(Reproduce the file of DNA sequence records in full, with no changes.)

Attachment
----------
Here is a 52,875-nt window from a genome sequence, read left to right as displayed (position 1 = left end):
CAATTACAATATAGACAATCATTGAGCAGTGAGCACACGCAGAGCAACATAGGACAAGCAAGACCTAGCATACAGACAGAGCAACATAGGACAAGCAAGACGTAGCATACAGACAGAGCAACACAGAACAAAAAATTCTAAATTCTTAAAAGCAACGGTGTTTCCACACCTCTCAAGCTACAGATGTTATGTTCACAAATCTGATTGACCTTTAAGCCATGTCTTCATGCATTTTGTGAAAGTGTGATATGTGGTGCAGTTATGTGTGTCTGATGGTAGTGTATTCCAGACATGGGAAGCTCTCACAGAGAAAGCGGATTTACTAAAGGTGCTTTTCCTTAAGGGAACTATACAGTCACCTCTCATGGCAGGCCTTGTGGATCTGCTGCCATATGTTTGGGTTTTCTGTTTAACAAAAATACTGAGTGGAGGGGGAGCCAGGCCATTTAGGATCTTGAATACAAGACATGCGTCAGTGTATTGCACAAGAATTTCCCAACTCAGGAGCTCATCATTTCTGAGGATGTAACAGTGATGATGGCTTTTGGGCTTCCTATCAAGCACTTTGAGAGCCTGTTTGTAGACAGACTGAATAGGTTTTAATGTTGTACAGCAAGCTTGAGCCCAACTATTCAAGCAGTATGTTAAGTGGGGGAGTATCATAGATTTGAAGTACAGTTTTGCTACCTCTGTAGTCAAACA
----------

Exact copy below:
Here is a 52,875-nt window from a genome sequence, read left to right as displayed (position 1 = left end):
CAATTACAATATAGACAATCATTGAGCAGTGAGCACACGCAGAGCAACATAGGACAAGCAAGACCTAGCATACAGACAGAGCAACATAGGACAAGCAAGACGTAGCATACAGACAGAGCAACACAGAACAAAAAATTCTAAATTCTTAAAAGCAACGGTGTTTCCACACCTCTCAAGCTACAGATGTTATGTTCACAAATCTGATTGACCTTTAAGCCATGTCTTCATGCATTTTGTGAAAGTGTGATATGTGGTGCAGTTATGTGTGTCTGATGGTAGTGTATTCCAGACATGGGAAGCTCTCACAGAGAAAGCGGATTTACTAAAGGTGCTTTTCCTTAAGGGAACTATACAGTCACCTCTCATGGCAGGCCTTGTGGATCTGCTGCCATATGTTTGGGTTTTCTGTTTAACAAAAATACTGAGTGGAGGGGGAGCCAGGCCATTTAGGATCTTGAATACAAGACATGCGTCAGTGTATTGCACAAGAATTTCCCAACTCAGGAGCTCATCATTTCTGAGGATGTAACAGTGATGATGGCTTTTGGGCTTCCTATCAAGCACTTTGAGAGCCTGTTTGTAGACAGACTGAATAGGTTTTAATGTTGTACAGCAAGCTTGAGCCCAACTATTCAAGCAGTATGTTAAGTGGGGGAGTATCATAGATTTGAAGTACAGTTTTGCTACCTCTGTAGTCAAACA